Delivery and Assessment of an Academic Listening course: Delivery and Assessment of an Academic Listening course: Applying the Four Strands of Effective Learning Tatiana Galetcaia B.A., M.A., M.Ed., Ph.D. (pend.) tgaletcaia@gmail.com To talk about balance, it

More information

Linking Language & Learning Communication

Linking Language & Learning Communication Linking Language & Learning Communication 2 nd Lecture Dr. Alfadil Altahir Alfadil Guiding questions What do you want to be able to DO with English? In what ways is the classroom a good place to learn

More information

Helping English Language Learners Understand Content Area Texts

Helping English Language Learners Understand Content Area Texts Helping English Language Learners Understand Content Area Texts English language learners (ELLs) experience intense problems in content area learning because they have not yet acquired the language proficiency

More information

Let s Learn English Lesson Plan

Let s Learn English Lesson Plan Let s Learn English Lesson Plan Introduction: Let s Learn English lesson plans are based on the CALLA approach. See the end of each lesson for more information and resources on teaching with the CALLA

More information

PART A: I TRODUCTIO. I. Rationale

PART A: I TRODUCTIO. I. Rationale The use of songs to improve listening skills for students at ITC Foreign Language Centre in Haiphong = Sử dụng bài hát nhằm cải thiện kỹ năng nghe cho sinh viên tại trung tâm ngoại ngữ ITC, thành phố Hải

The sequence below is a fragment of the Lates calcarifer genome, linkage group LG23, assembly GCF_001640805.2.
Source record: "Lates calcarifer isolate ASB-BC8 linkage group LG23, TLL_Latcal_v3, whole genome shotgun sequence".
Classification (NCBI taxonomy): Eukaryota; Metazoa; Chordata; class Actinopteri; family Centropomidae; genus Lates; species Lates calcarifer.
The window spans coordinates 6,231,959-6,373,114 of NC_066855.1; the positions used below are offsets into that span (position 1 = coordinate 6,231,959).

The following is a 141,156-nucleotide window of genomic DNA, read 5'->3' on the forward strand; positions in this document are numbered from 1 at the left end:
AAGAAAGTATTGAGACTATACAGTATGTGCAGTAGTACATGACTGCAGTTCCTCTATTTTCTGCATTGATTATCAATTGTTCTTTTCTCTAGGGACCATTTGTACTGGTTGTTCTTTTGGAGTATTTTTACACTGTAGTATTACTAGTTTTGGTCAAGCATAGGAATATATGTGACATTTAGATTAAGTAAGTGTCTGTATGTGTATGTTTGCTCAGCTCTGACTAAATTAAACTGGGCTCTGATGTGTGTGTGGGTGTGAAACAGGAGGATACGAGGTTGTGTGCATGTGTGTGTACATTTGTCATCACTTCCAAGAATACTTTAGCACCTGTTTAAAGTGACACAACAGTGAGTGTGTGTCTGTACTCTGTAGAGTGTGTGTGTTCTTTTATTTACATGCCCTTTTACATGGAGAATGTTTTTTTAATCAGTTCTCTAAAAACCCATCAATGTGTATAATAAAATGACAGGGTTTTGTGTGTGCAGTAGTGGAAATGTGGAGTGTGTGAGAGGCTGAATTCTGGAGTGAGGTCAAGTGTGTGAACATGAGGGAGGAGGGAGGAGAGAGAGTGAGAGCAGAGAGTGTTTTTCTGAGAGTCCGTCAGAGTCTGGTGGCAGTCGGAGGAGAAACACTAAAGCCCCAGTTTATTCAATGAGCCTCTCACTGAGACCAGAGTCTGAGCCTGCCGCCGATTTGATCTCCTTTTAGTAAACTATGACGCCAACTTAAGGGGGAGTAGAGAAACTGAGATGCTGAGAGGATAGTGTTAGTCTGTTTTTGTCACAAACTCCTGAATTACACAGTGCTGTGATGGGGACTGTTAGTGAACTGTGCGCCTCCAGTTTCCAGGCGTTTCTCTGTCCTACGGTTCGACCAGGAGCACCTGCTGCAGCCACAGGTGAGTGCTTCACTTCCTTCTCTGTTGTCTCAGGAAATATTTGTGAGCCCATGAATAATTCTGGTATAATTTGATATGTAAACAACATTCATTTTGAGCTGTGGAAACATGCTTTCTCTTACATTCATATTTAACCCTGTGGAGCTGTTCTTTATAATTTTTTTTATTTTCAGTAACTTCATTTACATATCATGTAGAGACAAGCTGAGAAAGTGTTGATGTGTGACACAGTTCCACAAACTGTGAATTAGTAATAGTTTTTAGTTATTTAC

More information

USING THE LITERATURE TO ADDRESS A PROBLEM/ISSUE IN WRITING. Muhammad Asif University of Leeds UNITED KINGDOM ABSTRACT

USING THE LITERATURE TO ADDRESS A PROBLEM/ISSUE IN WRITING. Muhammad Asif University of Leeds UNITED KINGDOM ABSTRACT USING THE LITERATURE TO ADDRESS A PROBLEM/ISSUE IN WRITING Muhammad Asif University of Leeds UNITED KINGDOM ABSTRACT This paper explains how literature can be used to address issues and problems in writing

More information

Second Language Acquisition Stages Stephen Krashen (1986) Silent and Receptive Stage

Second Language Acquisition Stages Stephen Krashen (1986) Silent and Receptive Stage Second Language Acquisition Stages Stephen Krashen (1986) Silent and Receptive Stage do not verbally respond to communication in the second language although there is receptive processing. should be actively

More information

American. English File. Starter. and the Common European Framework of Reference. Karen Ludlow

American. English File. Starter. and the Common European Framework of Reference. Karen Ludlow American English File and the Common European Framework of Reference Karen Ludlow Starter 2 Int r o d u c t i o n What is this booklet for? The aim of this booklet is to give a clear and simple introduction

More information

Communicative Activities and Interaction to Support Adult English Language Learning

Communicative Activities and Interaction to Support Adult English Language Learning Communicative Activities and Interaction to Support Adult English Language Learning Amber Gallup Rodriguez Montana Adult ESOL Conference May 20, 2010 Presentation Overview You will be able to: Identify

More information

French Language and Culture. Curriculum Framework 2011 2012

French Language and Culture. Curriculum Framework 2011 2012 AP French Language and Culture Curriculum Framework 2011 2012 Contents (click on a topic to jump to that page) Introduction... 3 Structure of the Curriculum Framework...4 Learning Objectives and Achievement

More information